Measurement of Waves

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Because waves influence so many processes and operations at sea, many techniques have been invented for measuring waves. Here are a few of the more commonly used. Stewart 1980 gives a more complete description of wave measurement techniques, including methods for measuring the directional distribution of waves.

Sea State Estimated by Observers at Sea

This is perhaps the most common observation included in early tabulations of wave-heights. These are the significant wave-heights summarized in the U.S. Navy's Marine Climatological Atlas and other such reports printed before the age of satellites.

Accelerometer Mounted on Meteorological or Other Buoy

This is a less common measurement, although it is often used for measuring waves during short experiments at sea. For example, accelerometers on weather ships measured wave-height used by Pierson & Moskowitz and the waves shown in Figure 2 of Waves and the Concept of a Wave Spectrum. The most accurate measurements are made using an accelerometer stabilized by a gyro so the axis of the accelerometer is always vertical.

Double integration of vertical acceleration gives displacement. The double integration, however, amplifies low-frequency noise, leading to the low frequency signals seen in Figures 4 and 5 of of Waves and the Concept of a Wave Spectrum. In addition, the buoy's heave is not sensitive to wavelengths less than the buoy's diameter, and buoys measure only waves having wavelengths greater than the diameter of the buoy. Overall, careful measurements are accurate to 10% or better.

Wave Gauges

Gauges may be mounted on platforms or on the seafloor in shallow water. Many different types of sensors are used to measure the height of the wave or subsurface pressure which is related to wave-height. Sound, infrared beams, and radio waves can be used to determine the distance from the sensor to the sea surface provided the sensor can be mounted on a stable platform that does not interfere with the waves. Pressure gauges described in ?.8 can be used to measure the depth from the sea surface to the gauge. Arrays of bottom-mounted pressure gauges are useful for determining wave directions. Thus arrays are widely used just offshore of the surf zone to determine offshore wave directions.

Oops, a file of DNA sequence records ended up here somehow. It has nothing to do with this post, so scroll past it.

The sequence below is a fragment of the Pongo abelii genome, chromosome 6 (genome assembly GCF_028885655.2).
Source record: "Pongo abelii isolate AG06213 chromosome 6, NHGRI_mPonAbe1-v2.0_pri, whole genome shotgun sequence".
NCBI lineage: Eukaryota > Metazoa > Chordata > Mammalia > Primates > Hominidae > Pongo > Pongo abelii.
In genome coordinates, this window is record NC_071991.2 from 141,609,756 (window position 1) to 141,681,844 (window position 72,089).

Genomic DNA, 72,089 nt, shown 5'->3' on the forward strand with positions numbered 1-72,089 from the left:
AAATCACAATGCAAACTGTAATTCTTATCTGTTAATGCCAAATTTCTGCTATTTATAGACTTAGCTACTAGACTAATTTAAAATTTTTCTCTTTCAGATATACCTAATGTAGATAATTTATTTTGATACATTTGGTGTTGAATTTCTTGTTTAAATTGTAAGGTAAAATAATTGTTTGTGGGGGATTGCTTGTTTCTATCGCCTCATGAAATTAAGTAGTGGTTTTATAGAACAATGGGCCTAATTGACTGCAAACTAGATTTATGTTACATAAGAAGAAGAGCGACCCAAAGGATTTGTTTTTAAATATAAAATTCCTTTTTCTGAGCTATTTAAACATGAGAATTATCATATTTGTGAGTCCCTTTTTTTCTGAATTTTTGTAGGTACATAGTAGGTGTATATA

Pressure gauge must be located within a quarter of a wavelength of the surface because wave-induced pressure fluctuations decrease exponentially with depth. Thus, both gauges and pressure sensors are restricted to shallow water or to large platforms on the continental shelf. Again, accuracy is 10% or better.

Satellite Altimeters

The satellite altimeters used to measure surface geostrophic currents also measure wave-height. Altimeters were flown on Seasat in 1978, Geosat from 1985 to 1988, ERS-1 & 2 from 1991, Topex/Poseidon from 1992, and Jason from 2001. Altimeter data have been used to produce monthly mean maps of wave-heights and the variability of wave energy density in time and space. The next step, just begun, is to use altimeter observation with wave forecasting programs, to increase the accuracy of wave forecasts.

The altimeter technique works as follows. Radio pulse from a satellite altimeter reflect first from the wave crests, later from the wave troughs. The reflection stretches the altimeter pulse in time, and the stretching is measured and used to calculate wave-height (Figure 1). Accuracy is 10%.


Figure 1 Shape of radio pulse received by the Seasat altimeter, showing the influence of ocean waves. The shape of the pulse is used to calculate significant wave-height. From Stewart 1985.

Synthetic Aperture Radars on Satellites

Synthetic Aperture Radars map the radar reflectivity of the sea surface with spatial resolution of 6-25m. Maps of reflectivity often show wave-like features related to the real waves on the sea surface. I say "wave-like" because there is not an exact one-to-one relationship between wave-height and image density. Some waves are clearly mapped, others less so. The maps, however, can be used to obtain additional information about waves, especially the spatial distribution of wave directions in shallow water (Vesecky and Stewart 1982). Because the directional information can be calculated directly from the radar data without the need to calculate an image (Hasselmann 1991), data from radars and altimeters on ERS-1 & 2 are being used to determine if the radar and altimeter observations can be used directly in wave forecast programs.


The material in this page has come from Introduction to Physical Oceanography by Robert Stewart.